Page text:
Tag Archives: Gloucestershire

Focus on structural safety

Working in a safety role means that you come across a diverse range and issues.  We work with the whole range of construction site specialists and spotting risk is part of engaging in conversations with each stakeholder.

If, like us, you’re of the opinion that every day is a school day then this site is likely to hold information you’ll benefit from knowing; http://www.structural-safety.org

Every report sent in is treated in confidence and it provides a means to share information so that all of us benefit from risks spotted by others across our industry and across the world.

Take a look at the site but also review the latest newsletter here; July 2017 CROSS Newsletter No 47

To give a flavour of the information you’ll be able to access see the list below;

  • Polyethylene core cladding panels used on residential high-rise building;
  • Steel canopy collapse during building completion works;
  • Unacceptable quality of construction and lack of supervision on a block of flats;
  • Steel balconies fixed to precast hollowcore floor planks;
  • Near miss – spalled concrete falling from rear face of drilled hole 26 floors up;
  • Failure of fabricated access staging board;
  • Designer competency and missing rebar; and
  • Inability of roller shutter doors to meet the pressure specification for dominant openings.

If you need help and assistance with health and safety from the Principal Designer role under the CDM regulations through to specific help with your own safety management please do get in touch or call us on 01453 800100

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Please complete the form below and we promise to respond within 24 hrs. If you need more urgent help just call 01453 800109 and ask for Andrea.

Routine HSE inspection leads directly to prosecution

We are all used to HSE visiting site and reviewing our arrangements on safety.  If these fall below expected standards we typically see Fee for Intervention costs (FFI) and the possibility of the serving of Improvement or even Prohibition notices.

HSE launches several campaigns each year across the different regions of the UK to check on site safety and hundreds of sites are visited.  We know that the April visits in our own region resulted in more than 50% of sites receiving FFI and/or enforcement action.

One site visited in Wilmslow led directly to a court case, an unusual step for HSE.  Read on to find out why these steps were taken.

Despite no specific injury having occurred the site was so poorly organized that the inspector decided that a prosecution was the best course of action. Reference to the photographs above show the poor state of the site and it was felt that a death or serious injury was a real possibility.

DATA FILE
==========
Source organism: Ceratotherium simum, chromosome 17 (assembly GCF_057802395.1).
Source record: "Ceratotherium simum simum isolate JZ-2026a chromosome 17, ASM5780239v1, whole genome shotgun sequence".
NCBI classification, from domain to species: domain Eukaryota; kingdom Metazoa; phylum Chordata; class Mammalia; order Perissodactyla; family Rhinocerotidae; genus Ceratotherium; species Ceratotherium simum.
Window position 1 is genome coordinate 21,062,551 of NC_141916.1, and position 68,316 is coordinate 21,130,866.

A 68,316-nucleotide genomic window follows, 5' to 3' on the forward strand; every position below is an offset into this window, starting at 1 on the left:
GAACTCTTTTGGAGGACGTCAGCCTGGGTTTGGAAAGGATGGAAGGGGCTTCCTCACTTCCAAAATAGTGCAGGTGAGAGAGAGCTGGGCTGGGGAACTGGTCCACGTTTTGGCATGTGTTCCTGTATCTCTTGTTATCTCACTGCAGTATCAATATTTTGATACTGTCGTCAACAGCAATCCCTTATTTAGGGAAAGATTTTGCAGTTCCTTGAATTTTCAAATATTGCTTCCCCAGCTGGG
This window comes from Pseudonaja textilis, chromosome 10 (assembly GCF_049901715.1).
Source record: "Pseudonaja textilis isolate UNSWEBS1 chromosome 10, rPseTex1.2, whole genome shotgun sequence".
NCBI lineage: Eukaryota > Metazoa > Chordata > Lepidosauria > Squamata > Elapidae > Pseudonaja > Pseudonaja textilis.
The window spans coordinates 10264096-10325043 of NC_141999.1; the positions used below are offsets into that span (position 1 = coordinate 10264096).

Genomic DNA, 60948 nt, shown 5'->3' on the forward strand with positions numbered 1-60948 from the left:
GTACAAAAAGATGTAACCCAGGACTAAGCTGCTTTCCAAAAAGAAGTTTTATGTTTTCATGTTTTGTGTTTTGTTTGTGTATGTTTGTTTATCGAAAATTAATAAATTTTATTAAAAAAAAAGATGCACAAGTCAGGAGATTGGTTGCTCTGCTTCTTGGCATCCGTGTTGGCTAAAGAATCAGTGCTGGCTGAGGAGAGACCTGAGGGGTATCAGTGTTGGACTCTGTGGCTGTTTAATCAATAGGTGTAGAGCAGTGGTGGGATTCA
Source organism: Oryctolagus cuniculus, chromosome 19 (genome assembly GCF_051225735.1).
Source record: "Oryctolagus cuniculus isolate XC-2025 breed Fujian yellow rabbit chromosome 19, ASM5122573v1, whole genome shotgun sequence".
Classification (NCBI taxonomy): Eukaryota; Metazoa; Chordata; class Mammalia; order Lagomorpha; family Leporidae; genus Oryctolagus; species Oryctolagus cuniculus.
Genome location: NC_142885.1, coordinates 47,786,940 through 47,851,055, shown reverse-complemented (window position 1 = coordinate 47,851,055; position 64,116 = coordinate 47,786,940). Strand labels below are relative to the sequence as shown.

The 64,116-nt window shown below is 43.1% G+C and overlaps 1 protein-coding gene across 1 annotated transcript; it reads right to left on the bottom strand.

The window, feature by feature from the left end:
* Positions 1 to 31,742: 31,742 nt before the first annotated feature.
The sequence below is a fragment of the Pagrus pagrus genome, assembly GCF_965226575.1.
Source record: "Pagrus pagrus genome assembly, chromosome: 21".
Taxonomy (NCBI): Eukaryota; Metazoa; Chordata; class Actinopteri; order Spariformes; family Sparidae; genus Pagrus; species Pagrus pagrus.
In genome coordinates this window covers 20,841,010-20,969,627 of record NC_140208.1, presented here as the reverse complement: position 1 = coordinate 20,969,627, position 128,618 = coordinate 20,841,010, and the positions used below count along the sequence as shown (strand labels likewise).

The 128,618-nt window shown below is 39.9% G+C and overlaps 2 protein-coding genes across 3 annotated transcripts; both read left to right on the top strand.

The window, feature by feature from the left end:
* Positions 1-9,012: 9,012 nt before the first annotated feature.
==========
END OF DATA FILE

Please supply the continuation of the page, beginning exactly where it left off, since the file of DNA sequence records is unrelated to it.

Key failings were the missing and removed edge protection and general site debris – this was not removed from site but was tipped to the rear of the plot burying the footings of the scaffolding and making access hazardous.

A prohibition and Improvement Notice were served and the subsequent prosecution saw Skyline Building Services Ltd  fined £20,000 with £4095.60 costs.

Speaking after the hearing HSE Inspector Ian Betley said:

“Numerous failings were found on this site, including serious risks of falls from height and site tidiness that could have resulted in major injuries or even death.

Skyline Building Services Limited showed scant regard for the safety of the workers they were responsible for and it was fortunate that nobody was seriously injured or killed.”

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Please complete the form below and we promise to respond within 24 hrs. If you need more urgent help just call 01453 800109 and ask for Andrea.

 

Toolbox Talks/Short Safety Briefings – A Powerful Health & Safety Tool

OS Logo EmailDid you know that Outsource Safety can work with you to implement an effective and productive safety briefing programme through the use of toolbox talks that also serves to  demonstrate the communication of key health & safety issues to employees within your company?

Although there is a time and a place for in-depth safety training, short safety briefings, otherwise known as toolbox talks are fast becoming an integral part of an employee’s training programme. It can be used flexibly on an ad-hoc or planned basis with employees across the construction, industrial and other sectors, as a means of
communicating key Health & Safety messages.

At Outsource Safety, our toolbox talks have been developed to achieve maximum impact on the audience. We recommend a structured toolbox talk plan to ensure that the relevant key health & safety issues are addressed, communicated and documented.

The benefits of an effective Toolbox Talk programme

The benefits of a toolbox talk tailored programme as opposed to longer training sessions are as follows:

  1. Short Safety meetings boost employee awareness of safety and its importance in the workplace;
  2. Toolbox Talks presented by experts from an external company reinforces the importance of this type of training;
  3. These sessions can be tailored to fit in with the working day without taking people out of the workplace for whole days or several days at a time;